| Follower of Emile Jean Horace Vernet (1789-1863).|
Italian Brigands surprised by Papal Troops.
Oil on canvas
7 7/8 x 11 1/4 inches.
Early 19th century gilded frame.
This oil study by an unknown painter is related to the painting by Horace Vernet in the Walters Museum & Art Gallery, Baltimore (below) which was originally exhibited at the Paris Salon in 1831. While sharing the same general composition, the study varies in many respects to the exhibited work. Vernet executed the painting during his tenure as Principal of the Ecole de France in Rome, a post that he occupied between 1828 and 1834.
In this scene papal troops ambush Italian brigands who are looting a coach and carrying off its passengers. During the early 19th century brigands or "banditi" presented a real threat to travellers in the Italian countryside but some idealised them as daring outlaws.
Follower of Emile Jean Horace Vernet (1789-1863).:
Emile Jean Horace Vernet (1789-1863)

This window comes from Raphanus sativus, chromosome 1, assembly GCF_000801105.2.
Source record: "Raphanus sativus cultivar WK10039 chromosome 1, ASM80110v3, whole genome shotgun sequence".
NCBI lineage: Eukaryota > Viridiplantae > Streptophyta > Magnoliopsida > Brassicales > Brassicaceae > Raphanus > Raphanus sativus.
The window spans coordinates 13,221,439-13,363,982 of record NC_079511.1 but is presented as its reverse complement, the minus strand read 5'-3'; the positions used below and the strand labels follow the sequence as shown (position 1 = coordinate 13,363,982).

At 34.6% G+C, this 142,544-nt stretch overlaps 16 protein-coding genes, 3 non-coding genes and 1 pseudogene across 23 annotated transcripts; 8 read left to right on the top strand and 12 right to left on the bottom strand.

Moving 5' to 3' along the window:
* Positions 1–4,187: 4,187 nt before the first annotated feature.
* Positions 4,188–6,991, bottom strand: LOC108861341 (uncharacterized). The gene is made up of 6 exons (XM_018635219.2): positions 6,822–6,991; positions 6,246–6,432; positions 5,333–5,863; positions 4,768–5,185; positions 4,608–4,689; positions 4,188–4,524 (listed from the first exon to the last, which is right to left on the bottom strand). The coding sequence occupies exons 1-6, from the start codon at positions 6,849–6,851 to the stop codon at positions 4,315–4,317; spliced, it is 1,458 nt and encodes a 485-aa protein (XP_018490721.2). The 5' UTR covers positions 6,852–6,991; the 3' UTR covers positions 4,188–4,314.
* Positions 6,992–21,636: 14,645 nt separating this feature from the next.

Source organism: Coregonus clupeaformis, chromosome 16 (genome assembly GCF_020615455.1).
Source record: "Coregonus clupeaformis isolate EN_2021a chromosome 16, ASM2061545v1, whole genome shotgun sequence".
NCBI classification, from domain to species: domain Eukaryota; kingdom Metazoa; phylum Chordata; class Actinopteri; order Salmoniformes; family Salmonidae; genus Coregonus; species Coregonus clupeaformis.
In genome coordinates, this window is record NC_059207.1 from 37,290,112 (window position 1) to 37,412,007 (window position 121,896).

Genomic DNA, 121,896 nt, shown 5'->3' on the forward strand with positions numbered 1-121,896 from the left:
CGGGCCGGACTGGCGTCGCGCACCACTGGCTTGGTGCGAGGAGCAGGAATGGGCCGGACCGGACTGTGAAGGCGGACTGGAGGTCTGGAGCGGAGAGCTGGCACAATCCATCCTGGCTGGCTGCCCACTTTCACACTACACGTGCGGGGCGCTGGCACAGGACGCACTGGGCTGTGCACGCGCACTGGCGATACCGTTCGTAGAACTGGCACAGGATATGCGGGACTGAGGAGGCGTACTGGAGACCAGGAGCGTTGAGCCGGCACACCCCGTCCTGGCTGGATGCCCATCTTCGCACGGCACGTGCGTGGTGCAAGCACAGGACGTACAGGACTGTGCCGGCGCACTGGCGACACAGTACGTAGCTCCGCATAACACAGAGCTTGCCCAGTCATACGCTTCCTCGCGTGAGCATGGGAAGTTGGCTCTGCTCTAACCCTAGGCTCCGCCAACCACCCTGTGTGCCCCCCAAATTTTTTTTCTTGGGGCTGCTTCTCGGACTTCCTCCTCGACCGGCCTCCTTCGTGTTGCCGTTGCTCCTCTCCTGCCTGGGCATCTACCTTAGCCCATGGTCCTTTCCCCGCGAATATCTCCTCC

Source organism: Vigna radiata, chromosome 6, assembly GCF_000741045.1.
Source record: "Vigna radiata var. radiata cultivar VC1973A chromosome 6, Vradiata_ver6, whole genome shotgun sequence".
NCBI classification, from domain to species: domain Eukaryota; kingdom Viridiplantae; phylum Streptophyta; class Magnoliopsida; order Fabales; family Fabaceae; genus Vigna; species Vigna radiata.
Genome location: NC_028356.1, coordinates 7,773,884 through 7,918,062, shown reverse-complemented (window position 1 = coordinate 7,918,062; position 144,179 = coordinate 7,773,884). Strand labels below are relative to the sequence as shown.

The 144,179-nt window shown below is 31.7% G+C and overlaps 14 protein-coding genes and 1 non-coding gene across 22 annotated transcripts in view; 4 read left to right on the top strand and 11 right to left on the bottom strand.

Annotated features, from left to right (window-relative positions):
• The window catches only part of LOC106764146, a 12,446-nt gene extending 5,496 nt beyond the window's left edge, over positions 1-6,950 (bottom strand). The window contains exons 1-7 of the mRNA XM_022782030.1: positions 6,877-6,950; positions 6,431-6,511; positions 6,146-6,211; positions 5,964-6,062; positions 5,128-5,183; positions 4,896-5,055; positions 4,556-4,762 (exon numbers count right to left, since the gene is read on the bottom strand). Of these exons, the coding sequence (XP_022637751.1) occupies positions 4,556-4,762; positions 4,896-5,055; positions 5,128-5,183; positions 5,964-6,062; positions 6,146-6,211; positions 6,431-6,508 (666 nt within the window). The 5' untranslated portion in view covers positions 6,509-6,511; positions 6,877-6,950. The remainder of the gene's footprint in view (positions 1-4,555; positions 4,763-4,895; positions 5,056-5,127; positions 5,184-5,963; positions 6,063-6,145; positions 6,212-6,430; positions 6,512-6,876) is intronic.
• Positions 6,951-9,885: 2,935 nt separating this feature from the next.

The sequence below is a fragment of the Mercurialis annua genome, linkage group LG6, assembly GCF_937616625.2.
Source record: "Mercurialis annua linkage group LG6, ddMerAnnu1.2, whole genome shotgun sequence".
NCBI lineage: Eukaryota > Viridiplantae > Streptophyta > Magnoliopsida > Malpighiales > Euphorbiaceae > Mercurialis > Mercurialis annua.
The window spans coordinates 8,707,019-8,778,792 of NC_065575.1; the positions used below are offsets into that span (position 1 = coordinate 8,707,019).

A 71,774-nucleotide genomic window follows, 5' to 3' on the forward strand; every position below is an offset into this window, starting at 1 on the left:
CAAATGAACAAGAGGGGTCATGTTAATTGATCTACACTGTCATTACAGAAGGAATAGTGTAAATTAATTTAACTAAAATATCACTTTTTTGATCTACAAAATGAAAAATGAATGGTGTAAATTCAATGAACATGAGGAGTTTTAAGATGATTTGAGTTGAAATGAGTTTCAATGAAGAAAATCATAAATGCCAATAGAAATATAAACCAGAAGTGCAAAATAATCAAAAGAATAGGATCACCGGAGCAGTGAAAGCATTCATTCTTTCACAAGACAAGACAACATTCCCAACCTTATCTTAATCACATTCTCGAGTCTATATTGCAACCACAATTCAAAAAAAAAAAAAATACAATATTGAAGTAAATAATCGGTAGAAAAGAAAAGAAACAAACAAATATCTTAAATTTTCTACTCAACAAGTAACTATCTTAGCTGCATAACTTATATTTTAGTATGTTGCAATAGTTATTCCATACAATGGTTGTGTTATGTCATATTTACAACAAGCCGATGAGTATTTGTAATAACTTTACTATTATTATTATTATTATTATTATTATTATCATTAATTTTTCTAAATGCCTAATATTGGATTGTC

Emile Jean Horace Vernet, called Horace Vernet, was born in the apartments that his family occupied at the Louvre palace. In 1792 the family was driven from their home by the revolutionary armies. Like his father Carle, Horace demonstrated his talents as an artist from a very young age and he exhibited at the Paris Salon as early as 1810. He was fascinated by military pageant and costume and this was reflected in much of his painting. Although the Vernets had been ardent royalists Horace was inspired by the cause of the Empire, an affiliation reflected in his exhibit at the 1812 Salon, a portrait of Jerome Bonaparte, King of Westphalia. This earned him a gold medal and the sum of 8,000 francs. Upon the restoration of the monarchy Horace managed to maintain his popularity with the public and ingratiate himself with the court, securing himself a commission to paint Charles X. In 1828 he was appointed principal of the Ecole de France in Rome, a post he occupied until 1834. Upon his return to France, Vernet was invited by the French King, Louis-Philippe, to participate in his grandiose plans for the restoration of the Palace of Versailles. Vernet was allotted an entire room, the Constantine Chamber, to display a series of works depicting the African campaigns. He travelled extensively throughout his life visiting Algeria, the Middle East, Russia and the Crimea. Collections: Worldwide.